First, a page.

We would not recommend that you commit this list to memory, though you may find it helpful to print it out or post it somewhere you’ll see often. Here is our recommendation for how to get started:
- Start by plotting your team members on the Critical Thinking Roadmap.
- Once you do, you’ll know which questions you’ll want to use most frequently.
- Pick one question from the milestones that relate to your team member and practice using it as much as you can
- Once you feel comfortable using that question, add a second
When you do ask these questions, consider it the beginning of the conversation, not the end. In other words, expect to ask several follow-up questions.
Since we released the Critical Thinking Roadmap Toolkit, we’ve been asked a number of times if people can do the development exercises themselves to build their own critical thinking skills. The answer is, unequivocally, yes. And the same is true for these questions. Ask these same questions of yourself to push your own critical thinking.
100 Critical Thinking Questions
- What work has been assigned to you?
- Why is this work important?
- How would you explain what you’re going to do to a child?
- What are your key questions about this assignment?
- What feels the least clear?
- What steps will you need to take to achieve the objective or complete the assignment?
- What order should you take those steps in?
- What will you do first?
- How will you do step X?
- What will you need to know or do before step X?
- Who is the best at doing the work that has just been assigned to you?
- What are the best practices for doing this work?
- What have you learned from doing this work previously?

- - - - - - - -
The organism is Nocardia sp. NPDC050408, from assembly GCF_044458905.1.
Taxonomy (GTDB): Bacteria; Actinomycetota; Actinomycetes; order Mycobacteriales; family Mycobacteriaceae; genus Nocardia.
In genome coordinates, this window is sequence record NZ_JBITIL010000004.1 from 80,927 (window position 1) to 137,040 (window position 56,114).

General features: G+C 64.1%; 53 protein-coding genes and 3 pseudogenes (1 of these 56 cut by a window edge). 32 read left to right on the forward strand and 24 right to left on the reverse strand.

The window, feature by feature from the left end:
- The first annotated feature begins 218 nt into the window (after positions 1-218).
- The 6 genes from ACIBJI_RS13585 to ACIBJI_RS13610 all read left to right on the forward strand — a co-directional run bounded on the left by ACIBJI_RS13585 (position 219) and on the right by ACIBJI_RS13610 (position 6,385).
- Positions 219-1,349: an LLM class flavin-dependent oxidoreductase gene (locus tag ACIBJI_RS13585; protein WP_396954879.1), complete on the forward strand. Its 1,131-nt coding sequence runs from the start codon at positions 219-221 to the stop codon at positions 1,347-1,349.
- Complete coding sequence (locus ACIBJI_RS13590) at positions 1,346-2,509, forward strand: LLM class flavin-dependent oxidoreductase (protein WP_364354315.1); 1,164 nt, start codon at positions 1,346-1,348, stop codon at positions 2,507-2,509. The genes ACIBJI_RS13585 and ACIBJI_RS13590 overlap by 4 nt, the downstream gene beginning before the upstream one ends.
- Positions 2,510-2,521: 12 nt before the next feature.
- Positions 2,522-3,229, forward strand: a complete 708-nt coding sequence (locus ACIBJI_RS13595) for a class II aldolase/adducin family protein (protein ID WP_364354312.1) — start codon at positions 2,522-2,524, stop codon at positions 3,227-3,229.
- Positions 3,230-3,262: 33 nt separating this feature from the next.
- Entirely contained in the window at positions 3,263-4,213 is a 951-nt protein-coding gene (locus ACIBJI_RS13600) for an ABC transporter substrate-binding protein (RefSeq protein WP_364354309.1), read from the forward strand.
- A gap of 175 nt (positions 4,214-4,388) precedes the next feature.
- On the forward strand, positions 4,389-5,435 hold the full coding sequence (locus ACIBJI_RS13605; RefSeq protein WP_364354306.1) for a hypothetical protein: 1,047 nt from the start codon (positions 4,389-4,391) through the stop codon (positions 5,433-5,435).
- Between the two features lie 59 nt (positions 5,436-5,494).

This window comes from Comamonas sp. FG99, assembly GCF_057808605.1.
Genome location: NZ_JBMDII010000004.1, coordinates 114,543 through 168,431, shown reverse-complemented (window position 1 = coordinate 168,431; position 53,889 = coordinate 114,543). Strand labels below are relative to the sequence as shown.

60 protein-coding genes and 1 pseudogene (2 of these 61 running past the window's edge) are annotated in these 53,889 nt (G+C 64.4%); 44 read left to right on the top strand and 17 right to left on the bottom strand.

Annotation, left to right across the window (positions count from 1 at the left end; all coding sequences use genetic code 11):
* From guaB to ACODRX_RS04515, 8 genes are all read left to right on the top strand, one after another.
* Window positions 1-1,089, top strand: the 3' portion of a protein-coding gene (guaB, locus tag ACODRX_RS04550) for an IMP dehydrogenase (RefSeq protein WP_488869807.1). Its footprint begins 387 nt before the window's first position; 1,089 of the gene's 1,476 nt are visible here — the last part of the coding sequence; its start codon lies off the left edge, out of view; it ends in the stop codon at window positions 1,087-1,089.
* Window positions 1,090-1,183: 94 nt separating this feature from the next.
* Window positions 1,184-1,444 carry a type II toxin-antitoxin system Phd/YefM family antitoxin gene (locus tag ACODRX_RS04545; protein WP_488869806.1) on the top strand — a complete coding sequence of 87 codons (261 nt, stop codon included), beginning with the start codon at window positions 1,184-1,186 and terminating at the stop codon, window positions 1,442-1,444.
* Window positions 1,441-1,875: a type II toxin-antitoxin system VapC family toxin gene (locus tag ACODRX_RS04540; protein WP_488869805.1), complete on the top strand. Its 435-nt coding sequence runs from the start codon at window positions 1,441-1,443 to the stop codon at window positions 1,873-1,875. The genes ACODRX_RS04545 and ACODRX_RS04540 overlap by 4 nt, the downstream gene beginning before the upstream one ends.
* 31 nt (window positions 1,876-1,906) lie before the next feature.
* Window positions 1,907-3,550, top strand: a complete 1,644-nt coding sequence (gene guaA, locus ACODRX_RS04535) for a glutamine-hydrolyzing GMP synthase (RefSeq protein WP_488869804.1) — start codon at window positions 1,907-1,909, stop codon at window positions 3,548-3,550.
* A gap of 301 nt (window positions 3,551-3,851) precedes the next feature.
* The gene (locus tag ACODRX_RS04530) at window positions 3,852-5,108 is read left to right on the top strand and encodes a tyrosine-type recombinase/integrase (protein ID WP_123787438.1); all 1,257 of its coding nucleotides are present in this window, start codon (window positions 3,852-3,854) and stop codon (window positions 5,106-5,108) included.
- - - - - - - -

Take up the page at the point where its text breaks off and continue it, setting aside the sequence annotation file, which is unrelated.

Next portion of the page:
- What’s the hardest part of this assignment?
- What are the common mistakes people make on these types of assignments?
- How long will this take you to do?
- Is the deadline reasonable?
- How long will sub-task/step X take?
- What intermediate deadlines have you created?
- If you were to miss the deadline, what would be the most likely reason why?
- What should we/you do next?
- How has the work you just finished change what we were thinking we would do next?
- What could we do better next time?
- How could you have done it more efficiently next time?
- What do you wish you would have known in the beginning?
- What are your takeaways from that meeting?
- What did you learn from…?
- What have been your key thoughts about the work over the last week?
- What would you like to update me on?
- What has happened this week?
- What are the most important takeaways from…?
- What are the key insights on…?
- Of the takeaways you mentioned, which are the least important?
- If you had to cut some insights or points, which would you cut?
- How would you prioritize these takeaways?
- What would you share if you could only share one insight?
- What would you share if you only had 5 minutes to present?
- What would you do if we only had $XXX to complete the project?
- What would you do if we only had X months to complete the project?
- What’s the 2-minute version of your update?
- What is the most important thing I need to know about your work?
- What questions do you have for me that you must get answers to?
- You have X minutes. What have you learned?
- You have X minutes. What do I need to know?
- What’s the answer?
- Can you wrap this up?
- What are our key takeaways?